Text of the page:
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Blood and Iron - Elizabeth Bear This was my first book by Elizabeth Bear. It is intended to be the first book in (I quote from Bear's website) "a sprawling same-world fantasy cycle beginning in Summer 2006 with Blood & Iron, followed in 2007 by Whiskey & Water. These books deal with the five-century-old silent war between Faerie and the iron world, and the lives altered and destroyed on either side."
I really wanted to like this book a lot, but I found it hard to get into. It was very similar, I thought, to many other books that deal with the interaction of Faerie with modern-day American life. I was reminded at many points, strongly, of Charles DeLint, and at a few points of Laurell Hamilton (no explicit sex, though, just soap-opera-esque choosing between lovers).
Basically, our protagonist, Elaine, is the Seeker of the Seelie court. It's her job to track down part-Fae in the human world, and to bring them back to Annwyn. She's got a complicated thing going on with her ex- (and father of her child), who happens to be a werewolf. She's also got a Sidhe water-horse called Whiskey bound to her, who keeps trying to seduce her. Meanwhile, a coven of human mages is trying to cut the human world off from Faerie permantly, possibly destroying it completely in the process. But there're also alliances and conflicts to consider with Hell, Heaven, the Unseelie Court, the Merlin (not who you'd expect), Arthur (who you'd expect), the Dragon of Britain, Medb (the Faerie Queen), the werewolf pack, Morgan le Fay, talking trees (a sly homage to Tolkien in there), and lots more.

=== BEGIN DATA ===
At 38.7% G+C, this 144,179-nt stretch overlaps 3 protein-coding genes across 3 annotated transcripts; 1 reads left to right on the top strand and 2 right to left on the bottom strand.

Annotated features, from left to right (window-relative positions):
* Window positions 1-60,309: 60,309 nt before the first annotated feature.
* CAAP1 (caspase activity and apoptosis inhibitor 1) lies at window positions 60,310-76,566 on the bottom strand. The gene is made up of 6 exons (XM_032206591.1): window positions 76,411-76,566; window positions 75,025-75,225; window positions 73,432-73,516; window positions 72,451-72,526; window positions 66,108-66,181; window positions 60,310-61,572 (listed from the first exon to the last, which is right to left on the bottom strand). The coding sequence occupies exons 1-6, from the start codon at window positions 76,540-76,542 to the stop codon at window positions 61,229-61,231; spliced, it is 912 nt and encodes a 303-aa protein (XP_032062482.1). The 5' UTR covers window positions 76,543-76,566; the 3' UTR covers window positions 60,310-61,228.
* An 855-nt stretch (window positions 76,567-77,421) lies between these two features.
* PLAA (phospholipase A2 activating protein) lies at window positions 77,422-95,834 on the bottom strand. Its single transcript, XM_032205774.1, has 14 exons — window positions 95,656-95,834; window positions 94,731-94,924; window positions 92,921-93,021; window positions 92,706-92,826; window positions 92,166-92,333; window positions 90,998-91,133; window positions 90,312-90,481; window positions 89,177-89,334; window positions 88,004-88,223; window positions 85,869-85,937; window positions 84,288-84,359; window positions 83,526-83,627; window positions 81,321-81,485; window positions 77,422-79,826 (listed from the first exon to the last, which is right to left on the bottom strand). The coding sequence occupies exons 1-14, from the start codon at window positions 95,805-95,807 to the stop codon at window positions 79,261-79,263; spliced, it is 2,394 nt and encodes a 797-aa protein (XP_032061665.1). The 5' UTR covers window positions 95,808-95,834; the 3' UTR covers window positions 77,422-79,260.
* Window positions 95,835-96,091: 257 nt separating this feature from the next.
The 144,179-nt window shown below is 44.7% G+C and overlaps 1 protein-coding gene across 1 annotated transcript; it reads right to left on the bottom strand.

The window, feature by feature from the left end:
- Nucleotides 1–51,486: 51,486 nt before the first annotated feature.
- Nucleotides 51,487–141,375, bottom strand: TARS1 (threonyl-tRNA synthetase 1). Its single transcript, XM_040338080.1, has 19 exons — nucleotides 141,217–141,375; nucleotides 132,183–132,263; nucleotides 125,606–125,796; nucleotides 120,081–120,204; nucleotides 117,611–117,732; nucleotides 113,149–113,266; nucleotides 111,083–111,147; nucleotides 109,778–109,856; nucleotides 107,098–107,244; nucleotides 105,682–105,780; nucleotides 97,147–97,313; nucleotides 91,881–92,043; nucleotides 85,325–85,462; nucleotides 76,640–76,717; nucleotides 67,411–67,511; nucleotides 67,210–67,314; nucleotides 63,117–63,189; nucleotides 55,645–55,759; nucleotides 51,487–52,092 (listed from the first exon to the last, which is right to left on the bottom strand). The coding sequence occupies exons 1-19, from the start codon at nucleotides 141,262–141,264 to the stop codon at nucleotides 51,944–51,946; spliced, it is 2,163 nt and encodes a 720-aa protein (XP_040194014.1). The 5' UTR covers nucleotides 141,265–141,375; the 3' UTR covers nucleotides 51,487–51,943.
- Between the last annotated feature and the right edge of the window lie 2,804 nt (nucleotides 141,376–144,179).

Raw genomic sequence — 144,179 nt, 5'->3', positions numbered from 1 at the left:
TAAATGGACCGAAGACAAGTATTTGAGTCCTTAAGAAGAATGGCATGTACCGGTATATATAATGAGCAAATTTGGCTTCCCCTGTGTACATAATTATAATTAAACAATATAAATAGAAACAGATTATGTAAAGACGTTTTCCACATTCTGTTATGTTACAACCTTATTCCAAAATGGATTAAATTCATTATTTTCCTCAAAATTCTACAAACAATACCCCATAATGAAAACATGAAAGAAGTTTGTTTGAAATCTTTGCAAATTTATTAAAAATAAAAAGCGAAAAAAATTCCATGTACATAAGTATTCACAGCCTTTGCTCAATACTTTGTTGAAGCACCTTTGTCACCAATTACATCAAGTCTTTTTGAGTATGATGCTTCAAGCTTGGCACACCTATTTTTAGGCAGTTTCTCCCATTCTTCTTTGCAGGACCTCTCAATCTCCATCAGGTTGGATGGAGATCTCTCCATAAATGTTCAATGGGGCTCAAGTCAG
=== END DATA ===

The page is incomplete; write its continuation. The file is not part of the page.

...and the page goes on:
Possibly too much more. I felt that the book lost focus, because it started out seeming like it was going to mostly be about the Merlin and her loyalites/decisions, but she wound up being only a small part of what eventually happened. There were too many complex characters and relationships jammed in, without time to really get to know many of the characters - althought I have to say that I did really like both Whiskey and the Merlin.
I also really liked Bear's take on the veracity of mythology... "yes, it was true, now.